Princess: Kath Morgan-Thompson
Location: Bathroom in Iberica, Leeds
Kath: “I was never really bothered for the princess thing as a little girl and saw through the ridiculous idea of a prince coming to save me. That was probably due to the mystique of manhood being farted out of me by my four flatulent brothers!”
Princess: Pariss Elektra
Location: The Old Red Bus Station, Leeds
Women – by Pariss
A woman is always told to be bright, to shine a smile so the world can see her beauty for those that desire.
A woman is always told to be delicate, like fine China, until she falls and realises she doesn’t break, she bounces back quicker than her opposite.
A woman is strong, always centred within the eye of the hurricane.
A woman is wild, always ready to wield her axe to protect her kin, from birth.
A woman is the depth of darkness, the black hole that draws in the stars and, from that, births entire universes.
A woman is beauty in motion she cannot be kept still, do not try to keep her.
She is nature personified.
Princess: Keranjeet Kaur Virdee
Location: Colours May Vary, Munro House, Leeds
Cake is for eating. End of.
Princesses: Sasha Bhatt, Evie Manning, Mehmoona Pervaz, Iram Rehman, Saliha Rubani, Zakia Jabeen and Laura Brooks
Location: Outside Speakers Corner/Brick Box/Common Wealth, WOW HQ, Bradford
Laura: “I love princesses, although for many different reasons. Nostalgia being a big part, but I believe a lot of princess stories have evolved for the 21st Century.”
Saliha: “None of the princesses I saw growing up represented me, a woman of colour. My Mum used to tell me stories of Razia Sultana. The only female to rule Delhi in India. She went to battle with the boys!”
Evie: “I’m not into the whole idea of royalty, so fictional princesses are just perpetuating damaging ideas of hierarchy.”
Mehmoona: “I’m passionate about empowering the youth of Bradford, Speakers Corner allows me to do this. There should be more movies that show princesses being strong on their own, and not have any characters being perfect – showing real life problems.”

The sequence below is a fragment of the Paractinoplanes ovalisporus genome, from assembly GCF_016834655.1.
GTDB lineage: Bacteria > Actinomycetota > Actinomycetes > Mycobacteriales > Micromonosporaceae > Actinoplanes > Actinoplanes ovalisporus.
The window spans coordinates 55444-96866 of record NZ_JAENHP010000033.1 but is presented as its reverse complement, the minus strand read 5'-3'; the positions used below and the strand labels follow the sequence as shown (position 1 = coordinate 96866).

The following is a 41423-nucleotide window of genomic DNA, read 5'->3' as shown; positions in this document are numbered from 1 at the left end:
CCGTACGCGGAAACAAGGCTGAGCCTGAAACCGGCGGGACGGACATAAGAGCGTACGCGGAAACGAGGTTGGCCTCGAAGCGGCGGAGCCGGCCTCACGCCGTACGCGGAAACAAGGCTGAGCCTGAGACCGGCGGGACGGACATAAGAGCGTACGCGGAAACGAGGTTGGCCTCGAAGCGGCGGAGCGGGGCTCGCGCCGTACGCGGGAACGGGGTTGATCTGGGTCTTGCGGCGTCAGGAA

Iram: “I am very passionate about change for the youth of Bradford and around the world. I have loved princesses from a young age, but feel fictional princesses should be presented as more fierce for kids.”
Princesses: Jenny Wilson and Natalie Davies
Location: Cartwright Hall, Bradford
Jenny: “We’ve all been brought up in a patriarchy, and our language is formed in that context, the words we have, the frames of reference we have, the very thoughts in our heads – those words are patriarchal words. Everything is so very gendered.”
Natalie: “The princesses do not reflect the everyday female. I never could quite relate to any of the Disney princesses – so I just settled for being Mowgli!”
Princesses: Caroline Mitchell, Aisha Khan, Zodwa Nyoni, Kirsty Taylor
Location: Shakespeare Avenue, Leeds
Caroline: “They (princesses) made me want to give them a good shake as a child. especially the one in The Princess and the Pea. Bruised because she was too tender! Oh please.”
Aisha: “This project made me giggle in a ‘ooh I’d like to do that’ kind of way!”
Zodwa: “There is a westernized stereotype of what princesses look like, usually blonde-haired and blue-eyed. Certainly with fair hair and skin. I come from a culture with royalty that doesn’t look like that, but is never held up, celebrated and respected as royalty.”
Kirsty: “Should I bring like a tracksuit top and Nike air max to go with the dress? With me Pat Butcher earrings?! Is that the look or not really…?!”
It is now! #PrincessRealness
Princess: Susan Everett
Location: Random bus stop near Kippax, Leeds
Susan: “As a writer I spend a lot of time living in my imagination, plotting ways to kill people and catch them afterwards. I’ve never plotted to kill a princess – yet.”